The fact is that we all know the kind of activities that users get up to if they are not closely monitored and controlled, but the scale of it and the threat that it represents may be seriously underestimated.
So what are the main threats identified by the survey, and what can you do to mitigate them? Lets take a closer look at the top 5 security issues highlighted, and at effective measures to counter them.
Many love a good email forward, and in many organizations, Outlook is the new office water cooler, the virtual meeting place to share the latest scandal. The survey results confirm that our national pastime continues unabated in the workplace, with 40% of users admitting to emailing office gossip, and 66% sending confidential information via email, putting the UK at the top of the league for inappropriate use of email.
The very real danger that this brings – be it intentionally or unintentionally - is that email can fall into the wrong hands. Email is generally not secure and can be intercepted, or, as has been illustrated by many very public examples an email can be forwarded in vast numbers to an uncontrolled audience in a very short period of time.
We’ve all heard of cases where gossip-related emails which were initially intended for a single recipient have fast spread throughout - and far beyond – the workplace, spreading virally and becoming truly global. Imagine the potential business implications if the same outbreak occurred with sensitive business-related information that 66% of people are busily emailing around.
Given the immediate nature of business communications, organizations need to put in place tools and policies to mitigate email risk. Email filters are the simplest and most effective means of achieving this, monitoring traffic for sensitive and inappropriate content, and preventing it from leaving the company network. This provides clear, granular control over network security to meet regulatory compliance and ensures that email policy is adhered to and enforced across the organization.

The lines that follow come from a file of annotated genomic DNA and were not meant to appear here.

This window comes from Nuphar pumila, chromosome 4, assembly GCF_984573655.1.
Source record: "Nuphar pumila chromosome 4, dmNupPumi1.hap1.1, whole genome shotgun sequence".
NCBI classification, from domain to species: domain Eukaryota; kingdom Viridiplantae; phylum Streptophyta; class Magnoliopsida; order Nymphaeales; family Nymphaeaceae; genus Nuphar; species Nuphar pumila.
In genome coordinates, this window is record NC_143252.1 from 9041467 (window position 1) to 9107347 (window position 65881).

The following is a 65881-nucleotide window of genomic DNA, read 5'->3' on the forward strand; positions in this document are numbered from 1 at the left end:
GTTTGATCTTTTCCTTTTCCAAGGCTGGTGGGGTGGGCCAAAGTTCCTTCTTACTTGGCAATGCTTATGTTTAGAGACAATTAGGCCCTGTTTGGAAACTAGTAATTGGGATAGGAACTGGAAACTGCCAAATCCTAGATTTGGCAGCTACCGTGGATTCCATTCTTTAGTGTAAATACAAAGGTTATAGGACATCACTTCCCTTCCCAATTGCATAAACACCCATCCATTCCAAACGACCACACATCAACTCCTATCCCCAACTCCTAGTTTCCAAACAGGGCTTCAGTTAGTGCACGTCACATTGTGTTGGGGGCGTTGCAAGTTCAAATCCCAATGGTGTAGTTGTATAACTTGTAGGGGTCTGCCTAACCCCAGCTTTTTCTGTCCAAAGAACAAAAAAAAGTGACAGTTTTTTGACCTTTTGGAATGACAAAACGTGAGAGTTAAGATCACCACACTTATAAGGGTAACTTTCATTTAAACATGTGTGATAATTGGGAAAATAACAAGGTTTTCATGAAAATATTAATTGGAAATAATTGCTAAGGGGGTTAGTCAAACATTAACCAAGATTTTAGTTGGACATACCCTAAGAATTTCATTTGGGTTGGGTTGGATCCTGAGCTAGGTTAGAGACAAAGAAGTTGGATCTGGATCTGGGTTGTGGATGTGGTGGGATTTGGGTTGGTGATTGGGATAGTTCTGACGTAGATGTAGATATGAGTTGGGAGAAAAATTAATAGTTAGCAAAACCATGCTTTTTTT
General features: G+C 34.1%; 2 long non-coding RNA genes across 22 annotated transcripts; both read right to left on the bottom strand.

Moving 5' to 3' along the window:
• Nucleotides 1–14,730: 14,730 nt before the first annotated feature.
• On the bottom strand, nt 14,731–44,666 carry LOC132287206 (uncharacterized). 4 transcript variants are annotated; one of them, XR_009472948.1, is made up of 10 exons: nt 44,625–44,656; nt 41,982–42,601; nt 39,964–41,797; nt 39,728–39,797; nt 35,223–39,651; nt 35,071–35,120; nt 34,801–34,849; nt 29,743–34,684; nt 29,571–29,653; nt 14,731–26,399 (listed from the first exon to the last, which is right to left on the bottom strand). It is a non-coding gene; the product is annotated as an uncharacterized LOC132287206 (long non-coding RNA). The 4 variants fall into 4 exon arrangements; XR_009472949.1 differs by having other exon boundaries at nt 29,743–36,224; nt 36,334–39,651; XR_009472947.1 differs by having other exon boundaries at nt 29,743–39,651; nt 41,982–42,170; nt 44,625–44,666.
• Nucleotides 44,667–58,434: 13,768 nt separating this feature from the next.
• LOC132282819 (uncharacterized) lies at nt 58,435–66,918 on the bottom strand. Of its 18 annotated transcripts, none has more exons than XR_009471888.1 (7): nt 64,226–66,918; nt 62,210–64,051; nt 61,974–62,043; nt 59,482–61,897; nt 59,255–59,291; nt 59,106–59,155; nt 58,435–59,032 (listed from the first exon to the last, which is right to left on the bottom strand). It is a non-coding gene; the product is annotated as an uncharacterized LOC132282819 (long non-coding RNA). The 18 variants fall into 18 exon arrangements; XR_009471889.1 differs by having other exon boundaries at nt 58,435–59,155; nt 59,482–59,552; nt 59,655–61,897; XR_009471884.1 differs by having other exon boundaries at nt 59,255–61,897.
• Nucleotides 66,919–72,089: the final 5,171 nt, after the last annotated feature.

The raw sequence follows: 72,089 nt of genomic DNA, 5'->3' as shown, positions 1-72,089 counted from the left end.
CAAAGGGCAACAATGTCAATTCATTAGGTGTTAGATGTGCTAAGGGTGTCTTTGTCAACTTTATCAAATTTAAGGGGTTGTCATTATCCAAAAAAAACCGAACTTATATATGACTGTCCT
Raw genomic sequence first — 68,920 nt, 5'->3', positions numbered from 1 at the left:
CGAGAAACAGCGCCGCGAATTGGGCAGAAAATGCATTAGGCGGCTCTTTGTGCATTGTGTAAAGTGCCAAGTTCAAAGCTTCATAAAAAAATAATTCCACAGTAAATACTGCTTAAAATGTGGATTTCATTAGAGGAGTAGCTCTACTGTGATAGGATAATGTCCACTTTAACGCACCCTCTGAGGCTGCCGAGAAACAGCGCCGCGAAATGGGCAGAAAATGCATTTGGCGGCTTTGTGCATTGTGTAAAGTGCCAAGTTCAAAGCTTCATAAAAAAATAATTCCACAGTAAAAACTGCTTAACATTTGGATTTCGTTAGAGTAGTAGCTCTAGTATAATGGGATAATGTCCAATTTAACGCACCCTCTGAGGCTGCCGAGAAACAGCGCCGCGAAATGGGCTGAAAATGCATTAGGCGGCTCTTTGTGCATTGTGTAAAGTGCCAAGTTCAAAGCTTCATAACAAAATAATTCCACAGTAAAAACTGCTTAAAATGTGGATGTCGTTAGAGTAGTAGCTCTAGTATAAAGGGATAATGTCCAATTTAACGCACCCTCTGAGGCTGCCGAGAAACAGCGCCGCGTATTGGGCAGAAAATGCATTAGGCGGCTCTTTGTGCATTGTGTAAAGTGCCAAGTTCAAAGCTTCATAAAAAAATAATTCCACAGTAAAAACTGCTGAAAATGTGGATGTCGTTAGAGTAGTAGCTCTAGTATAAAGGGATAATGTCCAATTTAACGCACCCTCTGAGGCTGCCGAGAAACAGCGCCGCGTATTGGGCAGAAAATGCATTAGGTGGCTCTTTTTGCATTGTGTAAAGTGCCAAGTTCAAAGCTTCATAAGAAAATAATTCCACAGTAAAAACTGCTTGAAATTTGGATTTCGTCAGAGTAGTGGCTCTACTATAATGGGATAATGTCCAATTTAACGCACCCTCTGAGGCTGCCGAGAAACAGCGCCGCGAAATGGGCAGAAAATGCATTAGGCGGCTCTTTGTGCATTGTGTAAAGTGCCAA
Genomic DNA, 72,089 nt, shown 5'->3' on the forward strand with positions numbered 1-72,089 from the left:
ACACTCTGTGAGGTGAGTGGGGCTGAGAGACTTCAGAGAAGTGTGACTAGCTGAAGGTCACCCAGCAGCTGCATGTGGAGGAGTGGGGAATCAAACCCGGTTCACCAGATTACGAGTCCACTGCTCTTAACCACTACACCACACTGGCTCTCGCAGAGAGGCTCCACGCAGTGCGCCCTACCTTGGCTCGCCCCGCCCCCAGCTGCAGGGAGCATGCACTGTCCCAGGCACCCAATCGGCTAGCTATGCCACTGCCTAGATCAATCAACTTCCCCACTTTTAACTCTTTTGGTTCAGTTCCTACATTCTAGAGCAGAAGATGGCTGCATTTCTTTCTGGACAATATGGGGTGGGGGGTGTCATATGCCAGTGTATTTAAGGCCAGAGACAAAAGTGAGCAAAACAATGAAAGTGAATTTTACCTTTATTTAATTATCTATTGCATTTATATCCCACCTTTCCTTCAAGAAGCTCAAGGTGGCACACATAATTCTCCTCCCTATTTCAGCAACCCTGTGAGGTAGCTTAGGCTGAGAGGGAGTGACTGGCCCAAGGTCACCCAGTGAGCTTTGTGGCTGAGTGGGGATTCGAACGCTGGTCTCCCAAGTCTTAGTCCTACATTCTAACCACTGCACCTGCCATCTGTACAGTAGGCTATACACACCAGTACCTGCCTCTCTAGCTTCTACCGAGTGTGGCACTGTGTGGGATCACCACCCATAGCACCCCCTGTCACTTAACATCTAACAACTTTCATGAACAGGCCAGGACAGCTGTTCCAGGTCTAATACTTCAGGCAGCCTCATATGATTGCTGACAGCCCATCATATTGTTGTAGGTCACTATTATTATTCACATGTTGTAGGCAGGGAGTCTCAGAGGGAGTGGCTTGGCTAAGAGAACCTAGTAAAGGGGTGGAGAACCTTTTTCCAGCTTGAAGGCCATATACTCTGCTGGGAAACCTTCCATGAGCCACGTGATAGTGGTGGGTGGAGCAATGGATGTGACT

Another major headache for businesses is the issue of employees downloading pornographic material onto their work PC or laptop - a business minefield which brings serious legal, HR and IT security implications. The security survey revealed that 11% of employees use their company laptop to download and access pornography.
Not only do organizations have a legal obligation to protect staff against offensive material such as pornography, the websites used to download porn are also notorious for introducing malware onto the user’s computer and network – Trojans, key loggers and spyware capable of collecting sensitive individual and company data.
To protect against this, organizations need to have in place a comprehensive Web filtering solution to monitor network use and prevent access to unsuitable sites and malicious URLs. This gives the organization greater visibility of network usage, reduces risk, ensures regulatory compliance and helps to guarantee ongoing business continuity.
USBs: a data MP3 for all
With the rise in the use of USB devices such as MP3 players, memory sticks and digital cameras comes another threat – that of pod slurping. A staggering 75% of employees questioned in the survey use USB devices on their company PC or laptop - portable media storage devices which can be used to take confidential company information and business data off the network.